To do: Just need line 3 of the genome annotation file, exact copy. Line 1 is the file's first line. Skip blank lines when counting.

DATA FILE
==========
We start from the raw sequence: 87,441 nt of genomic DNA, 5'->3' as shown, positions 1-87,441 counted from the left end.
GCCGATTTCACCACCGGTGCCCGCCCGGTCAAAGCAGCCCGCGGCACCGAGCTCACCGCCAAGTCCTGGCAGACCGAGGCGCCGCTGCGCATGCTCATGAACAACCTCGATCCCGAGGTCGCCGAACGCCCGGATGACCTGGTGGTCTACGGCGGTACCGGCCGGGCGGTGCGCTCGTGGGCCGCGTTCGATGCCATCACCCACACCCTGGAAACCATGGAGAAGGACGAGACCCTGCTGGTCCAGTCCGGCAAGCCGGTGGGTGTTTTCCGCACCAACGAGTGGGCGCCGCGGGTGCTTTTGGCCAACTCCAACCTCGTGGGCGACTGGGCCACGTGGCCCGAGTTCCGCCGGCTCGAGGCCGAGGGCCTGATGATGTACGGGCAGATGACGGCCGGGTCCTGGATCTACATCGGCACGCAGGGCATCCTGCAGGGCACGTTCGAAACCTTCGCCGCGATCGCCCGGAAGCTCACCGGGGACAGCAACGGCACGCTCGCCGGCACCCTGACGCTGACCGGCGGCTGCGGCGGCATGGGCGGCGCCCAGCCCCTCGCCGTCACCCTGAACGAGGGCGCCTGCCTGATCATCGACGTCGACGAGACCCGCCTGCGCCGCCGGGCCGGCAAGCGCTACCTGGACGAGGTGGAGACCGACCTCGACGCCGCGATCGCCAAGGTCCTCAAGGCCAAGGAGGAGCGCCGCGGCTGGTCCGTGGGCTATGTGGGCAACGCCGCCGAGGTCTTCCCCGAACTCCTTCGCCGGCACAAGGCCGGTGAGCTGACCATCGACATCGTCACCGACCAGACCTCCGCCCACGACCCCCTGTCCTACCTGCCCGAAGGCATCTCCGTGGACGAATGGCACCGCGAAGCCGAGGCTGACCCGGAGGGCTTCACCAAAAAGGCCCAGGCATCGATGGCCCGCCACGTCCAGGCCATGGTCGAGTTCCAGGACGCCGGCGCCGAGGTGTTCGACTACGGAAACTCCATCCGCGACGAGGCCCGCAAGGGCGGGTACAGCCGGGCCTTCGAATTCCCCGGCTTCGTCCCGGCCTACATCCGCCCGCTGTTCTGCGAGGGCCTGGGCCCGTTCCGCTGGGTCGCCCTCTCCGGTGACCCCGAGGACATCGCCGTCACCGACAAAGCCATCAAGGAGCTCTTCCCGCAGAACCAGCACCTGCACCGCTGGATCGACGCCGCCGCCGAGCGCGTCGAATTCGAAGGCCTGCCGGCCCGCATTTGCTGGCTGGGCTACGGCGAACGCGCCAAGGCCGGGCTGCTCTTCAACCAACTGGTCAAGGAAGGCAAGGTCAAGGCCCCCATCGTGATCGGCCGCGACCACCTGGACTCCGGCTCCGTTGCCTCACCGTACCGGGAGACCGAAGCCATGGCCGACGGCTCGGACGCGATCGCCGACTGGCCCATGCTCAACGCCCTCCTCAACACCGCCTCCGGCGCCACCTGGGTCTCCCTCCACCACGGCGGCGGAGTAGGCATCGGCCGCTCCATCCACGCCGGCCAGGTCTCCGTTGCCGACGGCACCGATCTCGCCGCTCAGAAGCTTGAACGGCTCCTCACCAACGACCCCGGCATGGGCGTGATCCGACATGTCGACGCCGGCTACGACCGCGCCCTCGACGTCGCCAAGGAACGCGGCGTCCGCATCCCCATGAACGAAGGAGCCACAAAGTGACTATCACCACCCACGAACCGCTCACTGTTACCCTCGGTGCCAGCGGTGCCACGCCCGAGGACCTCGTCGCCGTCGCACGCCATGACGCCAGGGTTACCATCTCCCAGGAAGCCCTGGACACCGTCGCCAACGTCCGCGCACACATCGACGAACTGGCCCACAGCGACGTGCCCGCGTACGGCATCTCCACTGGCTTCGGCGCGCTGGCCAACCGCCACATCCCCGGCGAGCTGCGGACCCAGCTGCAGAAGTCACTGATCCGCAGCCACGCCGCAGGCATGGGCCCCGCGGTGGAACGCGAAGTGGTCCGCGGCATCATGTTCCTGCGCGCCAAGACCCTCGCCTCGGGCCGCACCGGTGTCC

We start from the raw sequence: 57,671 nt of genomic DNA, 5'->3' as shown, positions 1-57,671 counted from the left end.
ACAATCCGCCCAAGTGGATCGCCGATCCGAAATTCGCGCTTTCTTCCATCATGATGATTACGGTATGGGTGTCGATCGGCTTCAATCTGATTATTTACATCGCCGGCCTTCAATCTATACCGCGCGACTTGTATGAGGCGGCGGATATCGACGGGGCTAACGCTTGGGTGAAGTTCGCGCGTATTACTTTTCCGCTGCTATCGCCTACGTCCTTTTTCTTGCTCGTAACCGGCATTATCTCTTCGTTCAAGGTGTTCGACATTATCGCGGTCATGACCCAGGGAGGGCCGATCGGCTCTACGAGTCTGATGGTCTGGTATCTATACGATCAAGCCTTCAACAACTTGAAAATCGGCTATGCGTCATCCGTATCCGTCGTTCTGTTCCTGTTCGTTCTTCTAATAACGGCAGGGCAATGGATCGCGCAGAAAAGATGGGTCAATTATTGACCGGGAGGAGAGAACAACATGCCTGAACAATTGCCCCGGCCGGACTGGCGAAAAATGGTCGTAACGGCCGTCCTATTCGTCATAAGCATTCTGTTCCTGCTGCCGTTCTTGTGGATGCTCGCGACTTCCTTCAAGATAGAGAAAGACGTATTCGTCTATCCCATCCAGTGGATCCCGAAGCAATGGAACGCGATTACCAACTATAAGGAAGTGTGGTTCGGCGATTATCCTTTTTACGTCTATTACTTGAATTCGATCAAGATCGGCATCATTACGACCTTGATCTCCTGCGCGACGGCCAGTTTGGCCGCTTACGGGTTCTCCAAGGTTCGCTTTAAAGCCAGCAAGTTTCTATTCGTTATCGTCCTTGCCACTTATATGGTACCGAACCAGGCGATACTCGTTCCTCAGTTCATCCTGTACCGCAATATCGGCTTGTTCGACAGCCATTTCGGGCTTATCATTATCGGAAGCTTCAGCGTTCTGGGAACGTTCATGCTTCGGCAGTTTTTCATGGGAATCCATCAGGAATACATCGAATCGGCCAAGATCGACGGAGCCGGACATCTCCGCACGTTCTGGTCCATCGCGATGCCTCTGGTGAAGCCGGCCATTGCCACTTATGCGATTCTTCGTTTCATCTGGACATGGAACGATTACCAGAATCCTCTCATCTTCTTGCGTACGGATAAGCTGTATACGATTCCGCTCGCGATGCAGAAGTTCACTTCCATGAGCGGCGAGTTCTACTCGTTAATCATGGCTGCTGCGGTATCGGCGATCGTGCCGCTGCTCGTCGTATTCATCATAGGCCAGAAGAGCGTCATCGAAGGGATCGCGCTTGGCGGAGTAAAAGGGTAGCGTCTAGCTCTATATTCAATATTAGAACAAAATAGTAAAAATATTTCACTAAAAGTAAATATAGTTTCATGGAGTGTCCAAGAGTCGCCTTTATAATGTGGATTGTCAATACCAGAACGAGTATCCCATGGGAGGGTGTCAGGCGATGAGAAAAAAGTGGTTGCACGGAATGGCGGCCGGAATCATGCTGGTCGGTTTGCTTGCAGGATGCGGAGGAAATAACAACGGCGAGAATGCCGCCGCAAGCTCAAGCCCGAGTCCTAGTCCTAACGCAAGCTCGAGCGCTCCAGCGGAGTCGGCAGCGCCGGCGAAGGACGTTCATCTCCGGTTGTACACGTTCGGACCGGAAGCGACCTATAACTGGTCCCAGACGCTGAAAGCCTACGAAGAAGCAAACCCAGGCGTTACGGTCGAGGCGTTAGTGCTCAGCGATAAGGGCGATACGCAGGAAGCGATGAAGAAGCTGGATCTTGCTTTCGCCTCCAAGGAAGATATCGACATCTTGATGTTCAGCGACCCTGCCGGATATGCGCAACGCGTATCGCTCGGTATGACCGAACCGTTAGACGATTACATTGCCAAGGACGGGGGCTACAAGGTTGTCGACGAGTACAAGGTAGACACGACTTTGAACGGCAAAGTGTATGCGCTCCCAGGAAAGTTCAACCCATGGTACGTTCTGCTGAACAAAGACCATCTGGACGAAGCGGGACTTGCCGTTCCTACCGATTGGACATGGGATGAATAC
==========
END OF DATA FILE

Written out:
We start from the raw sequence: 57,671 nt of genomic DNA, 5'->3' as shown, positions 1-57,671 counted from the left end.